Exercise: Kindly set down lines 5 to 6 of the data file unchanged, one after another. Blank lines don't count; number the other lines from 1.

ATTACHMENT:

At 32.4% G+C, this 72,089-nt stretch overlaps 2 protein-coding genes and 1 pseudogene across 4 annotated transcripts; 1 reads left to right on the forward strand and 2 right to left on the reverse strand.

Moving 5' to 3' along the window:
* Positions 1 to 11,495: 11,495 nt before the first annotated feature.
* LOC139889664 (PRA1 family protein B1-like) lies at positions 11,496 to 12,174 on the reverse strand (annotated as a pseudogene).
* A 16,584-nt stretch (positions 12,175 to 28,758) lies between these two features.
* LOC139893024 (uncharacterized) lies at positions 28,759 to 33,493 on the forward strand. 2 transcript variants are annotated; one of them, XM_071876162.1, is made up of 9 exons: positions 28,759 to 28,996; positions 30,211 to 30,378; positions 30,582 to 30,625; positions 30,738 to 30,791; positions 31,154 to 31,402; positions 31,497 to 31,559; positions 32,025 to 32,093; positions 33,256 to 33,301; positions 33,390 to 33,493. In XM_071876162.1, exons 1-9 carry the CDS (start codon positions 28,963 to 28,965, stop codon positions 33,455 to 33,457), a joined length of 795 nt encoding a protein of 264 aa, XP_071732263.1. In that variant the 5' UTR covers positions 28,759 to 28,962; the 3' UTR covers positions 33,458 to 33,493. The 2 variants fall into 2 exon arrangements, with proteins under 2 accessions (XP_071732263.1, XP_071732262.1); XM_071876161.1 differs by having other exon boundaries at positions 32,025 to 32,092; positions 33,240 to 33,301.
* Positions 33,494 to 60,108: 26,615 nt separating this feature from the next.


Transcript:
* A 16,584-nt stretch (positions 12,175 to 28,758) lies between these two features.
* LOC139893024 (uncharacterized) lies at positions 28,759 to 33,493 on the forward strand. 2 transcript variants are annotated; one of them, XM_071876162.1, is made up of 9 exons: positions 28,759 to 28,996; positions 30,211 to 30,378; positions 30,582 to 30,625; positions 30,738 to 30,791; positions 31,154 to 31,402; positions 31,497 to 31,559; positions 32,025 to 32,093; positions 33,256 to 33,301; positions 33,390 to 33,493. In XM_071876162.1, exons 1-9 carry the CDS (start codon positions 28,963 to 28,965, stop codon positions 33,455 to 33,457), a joined length of 795 nt encoding a protein of 264 aa, XP_071732263.1. In that variant the 5' UTR covers positions 28,759 to 28,962; the 3' UTR covers positions 33,458 to 33,493. The 2 variants fall into 2 exon arrangements, with proteins under 2 accessions (XP_071732263.1, XP_071732262.1); XM_071876161.1 differs by having other exon boundaries at positions 32,025 to 32,092; positions 33,240 to 33,301.